Don't know if the Nilsson bio fits the bill, but those 2 hours turned me from someone who basically knew who he was into a big fan, so that's a pretty good accomplishment for a movie.

I'd like to see a documentary on the labyrinthine career of Pere Ubu -- from the ousting and death of their young, brilliant founder, Peter Laughner, to becoming punk/new wave critics' darlings to the ever-shifting band lineup to their dissolution and reformation in the 80s; to the resurrection of their pre-Ubu lineup, Rocket From the Tombs, this is a great band with some fascinating characters and a long, twisty story.

Shriner said...

I'd like to see a documentary about Frank Zappa -- warts and all -- with lots of interviews from everybody who was ever in his band (not just the Mothers). I'm actually surprised there isn't one by now.

Agreed on the Nilsson bio -- I'm not a big fan, but thought it was pretty good (as was the recent one on Roky Ericsson)

The Phantom Creep said...

If you can find a copy, the MC5 documentary is simply astounding.

steve simels said...

And this one
Half Japanese: The Band That Would Be King

is definitely worth looking for. Genuine American eccentrics.....

Gummo said...

Phantom Creeps --

Yes, it's great!

Back around '84, '85, the SCTV crew did a mockumentary for HBO about the Schmenge Brothers last concert before breaking up called The Last Polka.

Not laugh out loud funny exactly, but a very amusing takeoff on The Last Waltz.

Does that count?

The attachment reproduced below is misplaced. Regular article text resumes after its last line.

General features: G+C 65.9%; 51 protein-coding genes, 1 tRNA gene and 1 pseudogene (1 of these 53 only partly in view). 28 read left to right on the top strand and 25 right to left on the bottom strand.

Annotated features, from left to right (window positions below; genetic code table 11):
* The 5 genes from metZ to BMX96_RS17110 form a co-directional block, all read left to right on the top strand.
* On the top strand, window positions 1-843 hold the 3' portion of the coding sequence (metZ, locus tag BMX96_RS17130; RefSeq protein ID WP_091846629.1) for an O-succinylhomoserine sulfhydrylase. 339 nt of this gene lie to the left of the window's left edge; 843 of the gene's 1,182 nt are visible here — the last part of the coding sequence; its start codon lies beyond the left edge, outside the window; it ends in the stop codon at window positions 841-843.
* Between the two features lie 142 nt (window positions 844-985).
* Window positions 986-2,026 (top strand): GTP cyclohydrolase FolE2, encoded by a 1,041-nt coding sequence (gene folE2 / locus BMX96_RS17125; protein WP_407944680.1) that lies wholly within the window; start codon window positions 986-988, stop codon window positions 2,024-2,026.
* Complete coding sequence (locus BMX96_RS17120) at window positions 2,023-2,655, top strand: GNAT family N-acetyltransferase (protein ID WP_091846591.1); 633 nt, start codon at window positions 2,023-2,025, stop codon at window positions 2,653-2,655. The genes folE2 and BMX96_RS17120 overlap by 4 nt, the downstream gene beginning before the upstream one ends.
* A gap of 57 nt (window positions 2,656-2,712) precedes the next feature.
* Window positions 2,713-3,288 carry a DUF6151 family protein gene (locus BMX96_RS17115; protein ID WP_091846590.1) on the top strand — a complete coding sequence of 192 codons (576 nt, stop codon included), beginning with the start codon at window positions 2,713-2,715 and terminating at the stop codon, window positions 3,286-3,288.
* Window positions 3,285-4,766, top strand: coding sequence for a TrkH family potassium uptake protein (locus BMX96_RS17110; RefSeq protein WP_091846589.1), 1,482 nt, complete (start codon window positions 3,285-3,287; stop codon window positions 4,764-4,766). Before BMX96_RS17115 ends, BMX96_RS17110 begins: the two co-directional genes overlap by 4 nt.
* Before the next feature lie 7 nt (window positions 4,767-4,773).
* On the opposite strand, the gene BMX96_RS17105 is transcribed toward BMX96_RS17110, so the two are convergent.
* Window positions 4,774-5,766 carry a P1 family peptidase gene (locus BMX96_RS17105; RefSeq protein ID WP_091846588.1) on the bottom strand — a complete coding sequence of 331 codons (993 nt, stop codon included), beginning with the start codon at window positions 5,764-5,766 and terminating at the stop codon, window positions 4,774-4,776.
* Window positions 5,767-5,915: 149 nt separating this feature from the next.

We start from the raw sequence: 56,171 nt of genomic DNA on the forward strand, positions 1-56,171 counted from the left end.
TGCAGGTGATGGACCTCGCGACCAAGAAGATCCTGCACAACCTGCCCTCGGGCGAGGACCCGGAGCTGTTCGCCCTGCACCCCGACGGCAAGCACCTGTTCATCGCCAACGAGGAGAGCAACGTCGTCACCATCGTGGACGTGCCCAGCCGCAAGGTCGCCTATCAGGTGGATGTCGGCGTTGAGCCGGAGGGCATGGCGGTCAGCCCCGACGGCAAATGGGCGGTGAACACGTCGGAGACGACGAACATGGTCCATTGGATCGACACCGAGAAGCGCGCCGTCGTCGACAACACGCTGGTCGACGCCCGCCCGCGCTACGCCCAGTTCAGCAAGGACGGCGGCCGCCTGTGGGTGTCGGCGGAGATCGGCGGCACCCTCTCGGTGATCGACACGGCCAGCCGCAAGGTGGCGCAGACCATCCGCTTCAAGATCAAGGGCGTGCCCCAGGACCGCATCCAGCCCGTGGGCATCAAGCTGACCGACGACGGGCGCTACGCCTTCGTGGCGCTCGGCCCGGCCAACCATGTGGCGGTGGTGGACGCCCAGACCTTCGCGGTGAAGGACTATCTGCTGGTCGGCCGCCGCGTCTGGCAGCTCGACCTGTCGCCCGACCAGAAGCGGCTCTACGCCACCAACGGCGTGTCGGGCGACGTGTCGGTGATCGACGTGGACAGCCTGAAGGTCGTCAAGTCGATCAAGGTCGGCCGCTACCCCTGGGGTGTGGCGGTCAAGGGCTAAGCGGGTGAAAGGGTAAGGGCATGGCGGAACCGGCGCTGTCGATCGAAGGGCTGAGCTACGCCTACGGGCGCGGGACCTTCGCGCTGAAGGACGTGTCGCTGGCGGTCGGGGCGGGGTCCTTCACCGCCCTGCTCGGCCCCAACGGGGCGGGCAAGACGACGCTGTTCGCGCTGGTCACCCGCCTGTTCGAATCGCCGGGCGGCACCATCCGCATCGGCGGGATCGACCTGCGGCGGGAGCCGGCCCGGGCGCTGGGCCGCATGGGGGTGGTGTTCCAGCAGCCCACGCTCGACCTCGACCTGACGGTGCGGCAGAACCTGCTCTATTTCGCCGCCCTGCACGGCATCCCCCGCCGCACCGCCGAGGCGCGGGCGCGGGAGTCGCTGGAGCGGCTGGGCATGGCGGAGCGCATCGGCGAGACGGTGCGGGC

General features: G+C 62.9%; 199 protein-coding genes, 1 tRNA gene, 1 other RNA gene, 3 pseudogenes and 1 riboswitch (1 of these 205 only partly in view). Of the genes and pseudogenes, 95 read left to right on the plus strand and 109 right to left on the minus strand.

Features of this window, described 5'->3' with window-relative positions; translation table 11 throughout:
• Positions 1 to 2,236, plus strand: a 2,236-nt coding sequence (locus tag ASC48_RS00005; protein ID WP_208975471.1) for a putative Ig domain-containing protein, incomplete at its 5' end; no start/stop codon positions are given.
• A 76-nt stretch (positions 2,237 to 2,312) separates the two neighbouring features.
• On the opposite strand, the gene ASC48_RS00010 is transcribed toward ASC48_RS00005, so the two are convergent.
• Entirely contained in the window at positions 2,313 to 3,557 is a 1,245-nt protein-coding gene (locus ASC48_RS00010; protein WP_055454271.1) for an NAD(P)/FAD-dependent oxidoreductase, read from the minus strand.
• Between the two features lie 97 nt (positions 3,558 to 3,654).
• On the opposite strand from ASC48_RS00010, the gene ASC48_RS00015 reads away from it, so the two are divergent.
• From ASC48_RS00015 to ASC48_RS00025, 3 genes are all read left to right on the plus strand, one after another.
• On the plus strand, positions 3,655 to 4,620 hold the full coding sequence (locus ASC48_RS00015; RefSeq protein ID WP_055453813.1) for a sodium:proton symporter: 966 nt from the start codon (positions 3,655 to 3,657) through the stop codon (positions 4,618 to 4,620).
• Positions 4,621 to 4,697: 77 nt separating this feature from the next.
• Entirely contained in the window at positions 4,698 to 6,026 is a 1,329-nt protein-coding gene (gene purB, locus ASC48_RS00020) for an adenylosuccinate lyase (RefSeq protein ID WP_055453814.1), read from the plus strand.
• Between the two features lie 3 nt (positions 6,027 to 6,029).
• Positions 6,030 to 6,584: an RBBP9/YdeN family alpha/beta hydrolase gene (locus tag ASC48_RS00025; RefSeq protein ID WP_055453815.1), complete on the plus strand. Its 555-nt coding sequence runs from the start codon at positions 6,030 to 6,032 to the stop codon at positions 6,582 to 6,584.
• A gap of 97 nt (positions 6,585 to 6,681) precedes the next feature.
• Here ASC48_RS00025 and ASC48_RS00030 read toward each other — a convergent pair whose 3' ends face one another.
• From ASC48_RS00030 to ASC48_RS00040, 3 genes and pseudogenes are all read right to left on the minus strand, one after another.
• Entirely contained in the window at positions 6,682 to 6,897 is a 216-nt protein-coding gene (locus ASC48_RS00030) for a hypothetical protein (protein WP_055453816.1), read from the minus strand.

buzzbabyjesus said...

I like "Dig"

Faze said...

Great choices -- love Richard X. Heyman, and love the Doughboys less, but realize that this is where RXH is in his life right now. Little correction, though: the Remains did NOT steal the 1966 tour from the Beatles. I vas dere Cholly, and the Remains made a negligible impression. (There were groups in our town who were as good or better than the Remains - in other words, who stunk just as bad.) The Cyrkle were of some interest for being able to duplicate the sound of their singles better than one would expect. But it was the Beatles ALL the way at that show.

Faze said...

Oh yeah, and "Let's Get Lost" about Chet Baker -- the film that introduced us rockers to a previous generation's ghastly ruin.

Dave said...

Maybe it's a reaction to seeing Moneyball today, but I'd be curious about the intersection of business with music by focusing on a manufactured group. Menudo is the first name to come to mind, but I'd settle for The Monkees, too.

Anonymous said...

How about the Mo Levy story?

Brooklyn Girl said...

I second the choice of the Scott Walker film.

And I can't remember if the documentary on Arthur Lee & Love was good or not ... anyway, here's the trailer:

buzzbabyjesus said...

Who can forget "The Devil and Daniel Johnston"?

If "Let's Get Lost" counts how about "Straight, No Chaser"?

Oh, and I bought The Remains comp back in '91, and the songs aren't any good. No way they upstaged The Fab Four.

buzzbabyjesus said...

For The unmade doc I nominate Alex Chilton/Big Star as a candidate.

steve simels said...

Re: The Remains

Check out the '66 live in the studio album on Sundazed. It's killer...

buzzbabyjesus said...

Check out the '66 live in the studio album on Sundazed. It's killer...

buzzbabyjesus says: K

Anonymous said...

I'm with you on The Remains, Steve. (Barry used to play around here fairly regularly - country music duo w. his wife. Don't know what has become of them...)
Of similar interest (All Boston artists): Saw "Cure For Pain: The Mark Sandman Story" at the film fest this year - nicely-done biopic on the late Morphine frontman.
"Not A Photograph: The Mission of Burma Story" is well worth seeing - I was in the house for their 1st reunion show, and firmly believed them to be the Best Goddamned Rock 'N Roll Band on the Planet on that particular night.
And there's an unfinished (for lack of funding) doc about the Real Kids that I've seen parts of - it looks really promising.
- bill buckner

buzzbabyjesus said...


Barry performs on Gram Parson's "GP".
They must have met while Barry was a remain, and Gram was flunking out of Harvard.